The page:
Indonesia’s islands have never been successfully counted, although a 1996 law estimated there were 17,508, but now Jakarta is hoping to get an exact number in time for a UN meeting in August.
Indonesia hopes registering them all with the UN will help protect the archipelago’s vast territory and its rich fishing resources.
The UN Convention on the Law of the Sea (Unclos) defines an island as a naturally formed piece of land, surrounded by water, which is still exposed at high tide.
The name of an island can be officially recognised if it is known by at least two residents.
“It’s not so easy,” said Brahmantya Satyamurti Poerwadi, who leads the spatial management department at the Ministry of Marine Affairs and Fisheries. “It can take up to six days to get to some of these faraway islands and then many people disagree on the name. Traditionally, it might have been called X but the people who live there call it Y and the nearby fishermen call it Z.”
Indonesia covers 1.9 million square kilometres, including the Thousand Islands near Jakarta where the capital’s residents head for excursions. The number of islands there is unknown, despite their proximity to Java.
At the previous UN Conference on the Standardisation of Geographical Names in 2012, Indonesia registered 13,466 named islands.
The ministry said it wanted to add at least 1,700 new islands at the next meeting in August.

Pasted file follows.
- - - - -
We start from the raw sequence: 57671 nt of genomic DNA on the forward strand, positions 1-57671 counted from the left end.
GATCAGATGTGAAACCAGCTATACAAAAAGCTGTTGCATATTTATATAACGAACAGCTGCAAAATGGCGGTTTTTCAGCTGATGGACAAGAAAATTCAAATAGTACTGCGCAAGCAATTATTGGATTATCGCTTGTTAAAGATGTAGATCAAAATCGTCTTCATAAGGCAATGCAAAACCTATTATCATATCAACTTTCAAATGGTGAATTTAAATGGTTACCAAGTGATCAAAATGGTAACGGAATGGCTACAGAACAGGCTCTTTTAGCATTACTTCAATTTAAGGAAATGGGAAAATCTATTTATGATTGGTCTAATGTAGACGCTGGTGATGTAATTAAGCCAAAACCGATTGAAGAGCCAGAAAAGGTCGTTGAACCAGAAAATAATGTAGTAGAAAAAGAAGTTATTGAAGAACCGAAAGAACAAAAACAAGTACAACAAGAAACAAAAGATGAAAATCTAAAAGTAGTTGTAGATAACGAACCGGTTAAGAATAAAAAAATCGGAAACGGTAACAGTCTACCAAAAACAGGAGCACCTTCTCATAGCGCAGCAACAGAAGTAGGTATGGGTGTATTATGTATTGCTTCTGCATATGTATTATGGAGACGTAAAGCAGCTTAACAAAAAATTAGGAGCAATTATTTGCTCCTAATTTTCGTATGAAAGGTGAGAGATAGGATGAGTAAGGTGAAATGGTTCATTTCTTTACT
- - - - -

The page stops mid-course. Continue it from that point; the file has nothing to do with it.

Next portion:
“That’s our list at the moment but the number will probably go up because we are in the process of validating and verifying islands right now and we will keep doing this until the end of July,” said the ministry’s Balok Budiyanto.
“We have to visit every one of these islands, and then we note the coordinates, the name, the meaning of the name, the history of the land and describe the landscape and its geographical history. We document all that in great detail and bring it back to the central team,” he added.
Jakarta claims illegal fishing by its neighbours in what it considers its waters costs the country billions of dollars in lost revenue each year.
The authorities have been blowing up foreign boats found in Indonesia’s waters.
Susan Herawati from the Coalition of People for Justice for Fisheries claimed that “60 per cent of islands in Indonesia don’t have a name or officially have legal status, so they can easily be taken or claimed by another country”.